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Cañon de Chelly and Bosque Redondo

We left the Navahos in their chronic state of war, that is to say, the state of robbing their neighbors and being robbed by them while the troops were absent, and of making peace when the troops marched against them. From the mass of conflicting testimony taken in 1865, in…
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Indian Slaves in the Rocky Mountains

All through the Rocky Mountains, except in what we have called the northeastern triangle, this system of human slavery extended, and it had obtained such a root that it was very hard to extirpate. In Colorado it was brought to a summary end, so far as white slaveholders were concerned,…
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Apache Resist the Advance of the Whites

No more serious phase of the Indian problem has presented itself to the American people than that offered by the Apache tribes. Aided by the desert nature of their country, they have resisted the advance of the whites longer than any other Indian nation. They have fought with bravery and…
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Los Nabajos

Of all the interesting Indians of the Far West none are more interesting than the Navahos. The name is a Spanish one, in their orthography Nabajos or Navajos, and signifies ponds or small lakes. Their country, which abounds in these, most of them full in the rainy season and dry…
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One Offense of the Pueblos

On the 30th of June, 1846, the advance of the “Army of the West,” under Colonel Stephen W. Kearny, inarched from Fort Leavenworth for New Mexico. Two troops of dragoons followed in July, and overtook the first division at Bent’s Fort. The remainder of the army, consisting of a regiment…
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Massacres of the Mountains

J.P. Dunn wrote Massacres of the Mountains in an attempt to separate historical fact from sensational fiction and to verify the problems that plagued the Indian tribes in this country of years. He doesn’t assign blame, but lets it fall where it belongs by meticulous research and the accurate, unbiased…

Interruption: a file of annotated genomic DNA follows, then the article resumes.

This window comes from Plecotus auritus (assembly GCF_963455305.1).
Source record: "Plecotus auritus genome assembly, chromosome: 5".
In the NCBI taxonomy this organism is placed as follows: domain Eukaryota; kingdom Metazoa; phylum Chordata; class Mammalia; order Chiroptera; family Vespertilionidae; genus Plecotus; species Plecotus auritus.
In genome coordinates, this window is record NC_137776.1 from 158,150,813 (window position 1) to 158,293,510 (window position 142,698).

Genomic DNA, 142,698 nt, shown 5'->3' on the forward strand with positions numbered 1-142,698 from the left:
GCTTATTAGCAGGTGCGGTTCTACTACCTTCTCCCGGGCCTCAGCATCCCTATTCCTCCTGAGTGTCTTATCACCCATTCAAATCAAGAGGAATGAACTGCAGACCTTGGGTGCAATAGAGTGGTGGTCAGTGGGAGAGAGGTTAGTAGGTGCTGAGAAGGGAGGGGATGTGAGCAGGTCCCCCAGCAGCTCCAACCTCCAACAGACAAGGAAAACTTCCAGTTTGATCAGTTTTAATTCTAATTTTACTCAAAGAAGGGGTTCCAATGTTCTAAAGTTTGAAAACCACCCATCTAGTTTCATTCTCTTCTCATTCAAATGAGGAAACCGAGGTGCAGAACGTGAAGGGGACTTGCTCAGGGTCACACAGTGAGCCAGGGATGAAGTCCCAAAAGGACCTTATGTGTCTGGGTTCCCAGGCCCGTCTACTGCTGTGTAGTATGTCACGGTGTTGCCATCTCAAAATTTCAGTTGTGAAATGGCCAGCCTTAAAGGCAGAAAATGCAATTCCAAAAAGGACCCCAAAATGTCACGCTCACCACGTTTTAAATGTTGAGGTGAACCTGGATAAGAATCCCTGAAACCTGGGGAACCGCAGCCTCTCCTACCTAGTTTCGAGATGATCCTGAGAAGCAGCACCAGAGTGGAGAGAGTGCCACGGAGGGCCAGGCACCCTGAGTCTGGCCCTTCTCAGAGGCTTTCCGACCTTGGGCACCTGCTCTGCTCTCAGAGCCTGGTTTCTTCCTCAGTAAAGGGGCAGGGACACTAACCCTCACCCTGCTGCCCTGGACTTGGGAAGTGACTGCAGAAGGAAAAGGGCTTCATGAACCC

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New Mexico Genealogy at Ancestry

Ancestry is the largest provider of genealogy data online. The billions of records they provide have advanced genealogy online beyond imagination just a decade ago. The following is but a small sample of what they provide for New Mexico genealogy at Ancestry. While some of these databases are free, many…
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1890 Report on the Pueblos of Laguna, Acoma and Zuñi

By Julian Scott, Special Agent The following report was prepared during September and October 1890, and August and September 1891: Laguna Pueblo Acoma Pueblo Zuñi Pueblo My observation in the 3 pueblos of Laguna, Acoma, and Zuñi is, that the so called control of these people by the United States…
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Zuñi Pueblo

Zuñi lies in a great plain, or valley, through which the Zuñi River flows. On account of the severe storm that had prevailed for a number of days the streets of the town were in a horrible condition, and looked as if they were never cleaned. They are now higher…
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Acoma Pueblo

Reaching the open plain, we came within view of the rock of Acoma, and were in a little while watering our horses at the reservoir over which the pueblos are quarreling. The water was very low and there wore evidences of recent neglect. The rock of Acoma, bears the pueblo…
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Laguna Pueblo

The night of October 17, 1890, found me a lodger in the railroad station at Laguna. The day after my arrival I went to the pueblo, which is but a few minutes walk west of the station, and was introduced to the Principal men of Laguna, who, learning the nature…
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The Tablita or Corn Dance

The question of physical condition is one less dependent upon diet than the mode of life which renders general development a result, No better test of a high grade of physique could be found than the prolonged and fatiguing dances, lasting for the greater part of as day, indulged in…
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Observations of the Census of the Pueblo Indians, 1890

For various reasons statistics compiled from schedules of enumerators as applied to the area under cultivation would be misleading. Upon the ordinary blanks used for agricultural statistics the instructions were that no entry was to be made of farms under 3 acres. Very many farms among these villages do not…
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Picuris Pueblo

The following report was furnished by Mr. Frederick P. Midler, of Taos, New Mexico, February 20, 1891 I have just returned from the pueblo of Picuris. On the journey I and my horse came near freezing, The snow on the mountains and on the trail is 4.5 feet deep. No…
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Isleta Pueblo

On arriving in Isleta one immediately marks numerous points of difference between this community and the more northern pueblos in matters of dress, building, and customs. The town is composed entirely of 1 story dwellings, for the most part detached, though not isolated from neighboring habitations. These are always commodious…
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Sandia Pueblo

Like San Felipe, the Sandia Pueblo community holds more land than it can improve. The large Mexican town of Bernalillo presses upon the north side of its tract of 24,187 acres, In 1824 the Indians of the pueblo gave the land on which the town stands, but no patent of…